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Managing chemotherapy-induced nausea and vomiting in oncology patients

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Allain, Jennifer H.
Huebscher, Roxana
Jul 15, 2009
Oncology Nursing; Chemotherapy; Holistic Nursing Methods; Vomiting; Chemotherapy; Nausea; Complications in Cancer Treatment; Cancer Patients
Advanced practice nurses (APNs) play a key role in symptom management for cancer patients. Chemotherapy-induced nausea and vomiting (CINV) is one of the most distressing symptoms experienced by cancer patients and often continues to be uncontrolled even with the use of antiemetic medications. Advanced practice nurses can play a role in the integration of natural alternative complementary (NAC) therapies with conventional treatment for symptom management in cancer patients. The purpose of this study was to answer the research questions: 1. Are APNs assessing and treating CINV? 2. Are APNs knowledgeable about NAC therapies for CINV? 3. What specific interventions are APNs using for CINV? 4. Are APNs knowledgeable about acupuncture for CINV? This study used the theory of comfort proposed by Katharine Kolcaba as a framework to assess the interventions nurse practitioners are using to ensure comfort in oncology patients. For nursing, the theory presents a holistic approach to symptom management. The researcher used a descriptive design. The researcher used a convenience sample of 108 APNs in Minnesota and Wisconsin. Data were collected through a questionnaire asking about the preferred interventions for CINV, including acupuncture. The APNs? reasons for using the pharmacological and NAC therapy interventions were also explored. Participants were asked about their interest in acupuncture as an alternative method for managing CINV. Data were analyzed using descriptive statistics and narrative analysis.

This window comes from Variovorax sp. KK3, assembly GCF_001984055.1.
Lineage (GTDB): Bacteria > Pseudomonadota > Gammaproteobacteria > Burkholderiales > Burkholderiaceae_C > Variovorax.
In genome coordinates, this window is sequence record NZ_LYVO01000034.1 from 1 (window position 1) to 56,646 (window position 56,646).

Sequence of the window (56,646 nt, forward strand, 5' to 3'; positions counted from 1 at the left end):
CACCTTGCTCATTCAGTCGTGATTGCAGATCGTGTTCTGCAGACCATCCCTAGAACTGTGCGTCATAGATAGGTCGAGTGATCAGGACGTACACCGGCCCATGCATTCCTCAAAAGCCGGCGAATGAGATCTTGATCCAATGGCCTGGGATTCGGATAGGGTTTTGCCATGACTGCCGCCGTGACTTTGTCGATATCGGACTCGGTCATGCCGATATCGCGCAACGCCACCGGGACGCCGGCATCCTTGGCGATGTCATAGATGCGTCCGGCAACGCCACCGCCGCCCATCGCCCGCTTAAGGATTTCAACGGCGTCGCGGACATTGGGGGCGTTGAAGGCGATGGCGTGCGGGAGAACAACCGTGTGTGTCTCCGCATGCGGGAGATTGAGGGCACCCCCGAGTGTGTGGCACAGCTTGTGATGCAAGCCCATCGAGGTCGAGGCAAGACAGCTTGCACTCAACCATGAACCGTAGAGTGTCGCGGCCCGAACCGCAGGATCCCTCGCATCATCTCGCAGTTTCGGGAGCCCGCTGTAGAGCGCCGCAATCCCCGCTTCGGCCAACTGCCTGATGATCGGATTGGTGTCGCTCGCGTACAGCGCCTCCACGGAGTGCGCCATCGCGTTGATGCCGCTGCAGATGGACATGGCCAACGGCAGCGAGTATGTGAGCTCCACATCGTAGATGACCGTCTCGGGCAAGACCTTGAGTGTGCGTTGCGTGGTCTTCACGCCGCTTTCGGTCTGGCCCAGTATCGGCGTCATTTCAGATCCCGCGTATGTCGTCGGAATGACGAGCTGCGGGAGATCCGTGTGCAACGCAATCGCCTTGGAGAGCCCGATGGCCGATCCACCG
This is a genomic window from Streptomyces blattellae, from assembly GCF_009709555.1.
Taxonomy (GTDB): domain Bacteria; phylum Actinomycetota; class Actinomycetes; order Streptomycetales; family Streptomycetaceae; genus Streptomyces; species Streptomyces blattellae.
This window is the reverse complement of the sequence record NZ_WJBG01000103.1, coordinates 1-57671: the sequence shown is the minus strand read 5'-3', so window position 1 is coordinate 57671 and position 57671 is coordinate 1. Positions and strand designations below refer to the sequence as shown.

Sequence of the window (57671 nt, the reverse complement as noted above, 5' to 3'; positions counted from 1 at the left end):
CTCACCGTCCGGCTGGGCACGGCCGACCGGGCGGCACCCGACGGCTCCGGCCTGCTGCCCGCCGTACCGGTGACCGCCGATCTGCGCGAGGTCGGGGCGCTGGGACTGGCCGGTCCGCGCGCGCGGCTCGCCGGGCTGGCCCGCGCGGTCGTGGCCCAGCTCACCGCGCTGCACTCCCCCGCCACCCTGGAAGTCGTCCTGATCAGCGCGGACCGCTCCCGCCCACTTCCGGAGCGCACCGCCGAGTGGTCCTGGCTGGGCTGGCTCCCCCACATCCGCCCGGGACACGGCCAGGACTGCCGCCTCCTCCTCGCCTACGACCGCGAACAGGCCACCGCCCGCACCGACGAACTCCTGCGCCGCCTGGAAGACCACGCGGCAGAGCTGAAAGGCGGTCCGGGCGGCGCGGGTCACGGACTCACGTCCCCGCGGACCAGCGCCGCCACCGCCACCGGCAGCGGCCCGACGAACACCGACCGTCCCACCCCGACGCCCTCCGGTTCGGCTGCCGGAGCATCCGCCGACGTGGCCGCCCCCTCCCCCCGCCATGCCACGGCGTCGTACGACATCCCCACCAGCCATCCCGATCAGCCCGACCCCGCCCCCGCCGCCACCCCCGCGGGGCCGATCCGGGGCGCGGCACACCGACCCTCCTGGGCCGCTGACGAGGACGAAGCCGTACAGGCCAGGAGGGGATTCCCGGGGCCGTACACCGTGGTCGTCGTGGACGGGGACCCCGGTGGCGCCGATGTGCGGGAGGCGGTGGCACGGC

A Clinical Paper Submitted In Partial Fulfillment of the Requirements For the Degree of Master of Science in Nursing - Adult Health and Illness -- University of Wisconsin-Oshkosh, 2009
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